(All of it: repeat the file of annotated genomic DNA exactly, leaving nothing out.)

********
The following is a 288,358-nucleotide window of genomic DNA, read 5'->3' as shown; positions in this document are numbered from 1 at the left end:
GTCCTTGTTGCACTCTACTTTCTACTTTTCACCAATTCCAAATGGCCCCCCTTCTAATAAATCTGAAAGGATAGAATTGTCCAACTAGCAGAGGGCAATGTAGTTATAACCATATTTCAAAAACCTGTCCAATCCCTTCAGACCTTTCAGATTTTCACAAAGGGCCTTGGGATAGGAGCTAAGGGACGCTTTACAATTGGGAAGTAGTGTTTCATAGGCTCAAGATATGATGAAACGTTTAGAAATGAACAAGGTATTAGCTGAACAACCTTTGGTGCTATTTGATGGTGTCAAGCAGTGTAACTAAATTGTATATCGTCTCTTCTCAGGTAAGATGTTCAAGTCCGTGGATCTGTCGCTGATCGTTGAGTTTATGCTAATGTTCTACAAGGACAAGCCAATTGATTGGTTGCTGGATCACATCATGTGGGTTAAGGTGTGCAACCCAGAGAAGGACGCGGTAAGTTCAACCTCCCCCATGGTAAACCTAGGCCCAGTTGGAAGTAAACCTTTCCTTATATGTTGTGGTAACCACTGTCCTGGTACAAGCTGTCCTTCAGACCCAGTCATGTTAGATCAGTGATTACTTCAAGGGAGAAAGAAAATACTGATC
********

The following is a 288,358-nucleotide window of genomic DNA, read 5'->3' as shown; positions in this document are numbered from 1 at the left end:
GTCCTTGTTGCACTCTACTTTCTACTTTTCACCAATTCCAAATGGCCCCCCTTCTAATAAATCTGAAAGGATAGAATTGTCCAACTAGCAGAGGGCAATGTAGTTATAACCATATTTCAAAAACCTGTCCAATCCCTTCAGACCTTTCAGATTTTCACAAAGGGCCTTGGGATAGGAGCTAAGGGACGCTTTACAATTGGGAAGTAGTGTTTCATAGGCTCAAGATATGATGAAACGTTTAGAAATGAACAAGGTATTAGCTGAACAACCTTTGGTGCTATTTGATGGTGTCAAGCAGTGTAACTAAATTGTATATCGTCTCTTCTCAGGTAAGATGTTCAAGTCCGTGGATCTGTCGCTGATCGTTGAGTTTATGCTAATGTTCTACAAGGACAAGCCAATTGATTGGTTGCTGGATCACATCATGTGGGTTAAGGTGTGCAACCCAGAGAAGGACGCGGTAAGTTCAACCTCCCCCATGGTAAACCTAGGCCCAGTTGGAAGTAAACCTTTCCTTATATGTTGTGGTAACCACTGTCCTGGTACAAGCTGTCCTTCAGACCCAGTCATGTTAGATCAGTGATTACTTCAAGGGAGAAAGAAAATACTGATC